How to Navigate Through Success, Failure, and Life In-Between

Slide1This series is inspired (but not sponsored) by FBC (First Baptist Church of Davis) and their fall focus running from October 4, 2015 through November 28, 2015. When I first heard FBC was doing this series, the lectionary reading and sermon that day at my own church, Christ the Redeemer Anglican Church, was from the book of James, and it really spoke to me; James is also the first bible study I completed on my own: I was fourteen, and I wrote with colored markers in a spiral notebook each morning before school, using an observation-reflection-action method similar to the one outlined in FBC’s bible-study guide. I am looking forward to spending more time meditating on this challenging book of the New Testament. I will be using the bible study guide provided by FBC with the accompanying scripture throughout this series; however, my methodology might hop around from anecdotal to more analytical word study. My goal is to do this study daily, or at least a few times a week! A big thanks to FBC for their theme, chosen scriptures, and structure of this study.


James, a fall bible study

James 1:1-11

James, a servant of God and of the Lord Jesus Christ, 2Count it all joy, my brothers, when you meet trials of various kinds, 3for you know that the testing of your faith produces steadfastness. 4And let steadfastness have its full effect, that you may be perfect and complete, lacking in nothing.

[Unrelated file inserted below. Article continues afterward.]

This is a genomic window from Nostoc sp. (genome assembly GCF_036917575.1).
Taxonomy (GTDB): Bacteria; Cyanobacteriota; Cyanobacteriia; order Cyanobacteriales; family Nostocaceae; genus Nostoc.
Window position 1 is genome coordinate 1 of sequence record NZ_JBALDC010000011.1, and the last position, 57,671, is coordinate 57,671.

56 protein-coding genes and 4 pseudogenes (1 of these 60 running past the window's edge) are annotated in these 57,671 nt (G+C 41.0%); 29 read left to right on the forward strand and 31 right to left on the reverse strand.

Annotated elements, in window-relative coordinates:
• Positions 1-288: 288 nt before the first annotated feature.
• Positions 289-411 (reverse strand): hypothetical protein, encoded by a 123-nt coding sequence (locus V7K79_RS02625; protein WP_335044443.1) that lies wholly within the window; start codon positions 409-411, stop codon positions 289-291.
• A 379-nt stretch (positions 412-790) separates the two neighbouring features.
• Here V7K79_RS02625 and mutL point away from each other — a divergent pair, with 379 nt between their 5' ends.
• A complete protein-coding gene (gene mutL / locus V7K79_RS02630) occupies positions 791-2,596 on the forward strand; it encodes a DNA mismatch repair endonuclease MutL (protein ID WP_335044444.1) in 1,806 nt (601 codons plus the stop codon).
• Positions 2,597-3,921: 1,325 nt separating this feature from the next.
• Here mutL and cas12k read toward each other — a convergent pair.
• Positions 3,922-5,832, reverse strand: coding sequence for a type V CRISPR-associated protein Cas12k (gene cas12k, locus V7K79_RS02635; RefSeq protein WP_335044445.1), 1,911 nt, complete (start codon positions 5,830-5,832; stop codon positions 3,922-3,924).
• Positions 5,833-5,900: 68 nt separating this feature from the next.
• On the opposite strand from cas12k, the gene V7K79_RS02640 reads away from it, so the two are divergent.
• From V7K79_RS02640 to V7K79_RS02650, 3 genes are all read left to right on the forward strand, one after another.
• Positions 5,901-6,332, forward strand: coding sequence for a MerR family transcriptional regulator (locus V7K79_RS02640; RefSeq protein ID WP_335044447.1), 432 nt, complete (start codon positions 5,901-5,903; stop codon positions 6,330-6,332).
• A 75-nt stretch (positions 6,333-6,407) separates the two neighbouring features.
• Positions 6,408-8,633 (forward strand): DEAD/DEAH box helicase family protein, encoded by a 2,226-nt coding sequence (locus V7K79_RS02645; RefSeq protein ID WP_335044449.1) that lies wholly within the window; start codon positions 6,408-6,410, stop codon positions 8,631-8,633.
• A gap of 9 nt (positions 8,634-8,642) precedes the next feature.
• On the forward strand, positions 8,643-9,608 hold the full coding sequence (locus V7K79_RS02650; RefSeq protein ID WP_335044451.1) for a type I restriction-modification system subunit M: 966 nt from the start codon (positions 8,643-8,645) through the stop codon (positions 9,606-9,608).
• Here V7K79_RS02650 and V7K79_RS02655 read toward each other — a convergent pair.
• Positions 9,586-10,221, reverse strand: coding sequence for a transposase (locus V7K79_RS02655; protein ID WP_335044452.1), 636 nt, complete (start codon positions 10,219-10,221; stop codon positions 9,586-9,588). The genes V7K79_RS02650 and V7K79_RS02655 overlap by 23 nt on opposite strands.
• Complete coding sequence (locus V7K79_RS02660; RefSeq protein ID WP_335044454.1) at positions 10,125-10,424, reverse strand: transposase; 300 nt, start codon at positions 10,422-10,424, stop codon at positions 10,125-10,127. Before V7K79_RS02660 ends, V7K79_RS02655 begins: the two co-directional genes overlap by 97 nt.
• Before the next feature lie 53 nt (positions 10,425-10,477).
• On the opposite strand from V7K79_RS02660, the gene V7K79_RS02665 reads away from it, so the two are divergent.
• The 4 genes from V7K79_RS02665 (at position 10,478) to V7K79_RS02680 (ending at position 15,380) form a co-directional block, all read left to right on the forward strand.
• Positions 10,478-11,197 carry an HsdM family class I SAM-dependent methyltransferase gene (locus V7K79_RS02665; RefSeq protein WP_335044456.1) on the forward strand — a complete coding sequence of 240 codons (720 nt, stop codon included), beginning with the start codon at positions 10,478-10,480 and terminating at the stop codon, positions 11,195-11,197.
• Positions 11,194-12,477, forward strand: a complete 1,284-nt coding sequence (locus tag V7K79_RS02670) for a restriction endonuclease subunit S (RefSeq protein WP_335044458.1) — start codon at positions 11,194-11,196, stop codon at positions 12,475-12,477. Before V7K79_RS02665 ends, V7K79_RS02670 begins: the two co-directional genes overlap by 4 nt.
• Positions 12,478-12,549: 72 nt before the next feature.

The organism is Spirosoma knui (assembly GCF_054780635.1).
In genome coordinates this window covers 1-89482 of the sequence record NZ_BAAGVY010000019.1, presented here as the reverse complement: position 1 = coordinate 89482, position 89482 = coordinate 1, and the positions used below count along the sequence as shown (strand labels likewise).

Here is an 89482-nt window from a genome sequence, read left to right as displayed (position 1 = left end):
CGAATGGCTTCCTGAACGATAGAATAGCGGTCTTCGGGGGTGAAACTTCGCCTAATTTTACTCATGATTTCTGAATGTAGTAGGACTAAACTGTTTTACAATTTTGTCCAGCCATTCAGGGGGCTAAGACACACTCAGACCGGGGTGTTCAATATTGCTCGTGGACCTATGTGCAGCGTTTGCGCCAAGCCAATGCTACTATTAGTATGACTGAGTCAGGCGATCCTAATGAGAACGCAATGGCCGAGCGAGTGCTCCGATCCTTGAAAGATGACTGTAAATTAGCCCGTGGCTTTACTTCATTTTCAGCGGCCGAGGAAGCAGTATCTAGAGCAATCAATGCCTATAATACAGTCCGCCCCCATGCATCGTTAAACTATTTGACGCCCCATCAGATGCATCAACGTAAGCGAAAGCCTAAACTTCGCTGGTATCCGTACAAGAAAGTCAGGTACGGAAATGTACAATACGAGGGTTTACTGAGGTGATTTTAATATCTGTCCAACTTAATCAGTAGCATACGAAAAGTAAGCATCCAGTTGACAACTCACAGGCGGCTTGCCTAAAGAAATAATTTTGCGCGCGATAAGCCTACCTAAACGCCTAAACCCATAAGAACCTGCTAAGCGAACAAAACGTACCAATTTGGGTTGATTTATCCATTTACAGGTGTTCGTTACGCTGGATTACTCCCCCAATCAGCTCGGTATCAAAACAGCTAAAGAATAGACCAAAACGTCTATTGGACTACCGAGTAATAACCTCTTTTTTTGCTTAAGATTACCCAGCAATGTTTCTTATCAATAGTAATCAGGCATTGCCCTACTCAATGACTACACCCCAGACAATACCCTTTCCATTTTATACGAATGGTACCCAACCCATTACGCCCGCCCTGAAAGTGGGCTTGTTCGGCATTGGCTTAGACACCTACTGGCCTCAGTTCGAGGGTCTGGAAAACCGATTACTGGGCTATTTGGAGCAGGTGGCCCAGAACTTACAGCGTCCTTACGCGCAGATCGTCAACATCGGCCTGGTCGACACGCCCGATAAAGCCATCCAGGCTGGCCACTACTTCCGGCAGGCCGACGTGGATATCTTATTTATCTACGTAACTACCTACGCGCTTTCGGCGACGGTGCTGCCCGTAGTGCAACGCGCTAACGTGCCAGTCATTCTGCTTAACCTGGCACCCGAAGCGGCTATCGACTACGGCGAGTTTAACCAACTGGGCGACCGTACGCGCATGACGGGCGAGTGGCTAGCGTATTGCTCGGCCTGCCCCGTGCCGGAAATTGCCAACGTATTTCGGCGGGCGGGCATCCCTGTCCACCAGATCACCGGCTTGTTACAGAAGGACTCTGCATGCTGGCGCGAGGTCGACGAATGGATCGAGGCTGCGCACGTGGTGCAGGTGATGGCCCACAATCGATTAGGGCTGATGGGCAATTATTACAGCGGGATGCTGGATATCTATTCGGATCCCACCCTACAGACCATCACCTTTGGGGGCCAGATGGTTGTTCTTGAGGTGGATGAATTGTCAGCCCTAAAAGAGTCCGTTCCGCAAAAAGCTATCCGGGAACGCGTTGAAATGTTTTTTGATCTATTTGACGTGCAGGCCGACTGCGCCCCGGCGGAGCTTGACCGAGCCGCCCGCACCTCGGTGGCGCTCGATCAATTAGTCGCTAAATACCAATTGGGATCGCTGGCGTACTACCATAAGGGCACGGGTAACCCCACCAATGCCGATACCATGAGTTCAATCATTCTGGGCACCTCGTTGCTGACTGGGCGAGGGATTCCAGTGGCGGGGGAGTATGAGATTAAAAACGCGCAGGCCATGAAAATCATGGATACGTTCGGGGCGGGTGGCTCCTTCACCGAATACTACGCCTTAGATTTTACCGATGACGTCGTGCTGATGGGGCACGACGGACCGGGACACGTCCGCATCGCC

5If any of you lacks wisdom, let him ask God, who gives generously to all without reproach, and it will be given him. 6But let him ask in faith, with no doubting, for the one who doubts is like a wave of the sea that is driven and tossed by the wind. 7For that person must not suppose that he will receive anything from the Lord; 8he is a double-minded man, unstable in all his ways.

9Let the lowly brother boast in his exaltation, 10and the rich in his humiliation, because like a flower of the grass he will pass away. 11For the sun rises with its scorching heat and withers the grass; its flower falls, and its beauty perishes. So also will the rich man fade away in the midst of his pursuits.

Monday – James 1:1-11
Tuesday – James 1:1-4 [Romans 5]
Wednesday – James 1:5-8 [1 Kings 3]
Thursday – James 1:9-11 [Proverbs 30:7-9]
Friday – Recap [Psalm 145]

 


Monday James 1:1-11

I missed Monday, so even though today is technically Tuesday, this is Monday’s post and topic.

Enough of the introduction!

In the past, I have heard James described as the “litmus book of faith” (this description is perhaps more apt for 1 John) or the practical handbook  of faith; however, I think James is not writing about salvation. We can derive conclusions about what a saving faith looks like, but I think that James is primarily addressing the complexity of life with its troubles and the question of suffering and true prosperity. James is similar to wisdom literature, and it is the litmus test for a truly prosperous life.

These questions of suffering and lack of prosperity have challenged me this past year, and I have questioned for the first time the goodness of God. The hard-core cynics will ask me why just now am I wrestling with the goodness of God when suffering has been around for a while, and the pure in heart will ask me how could I doubt. My life has been uneventful, pleasant, yet under the heavy burden of dreams deferred.

 

What happens to a dream deferred?

Does it dry up like a raisin in the sun?

Or fester like a sore —

And then run?

Does it stink like rotten meat?

Or crust and sugar over —

like a syrupy sweet?

Maybe it just sags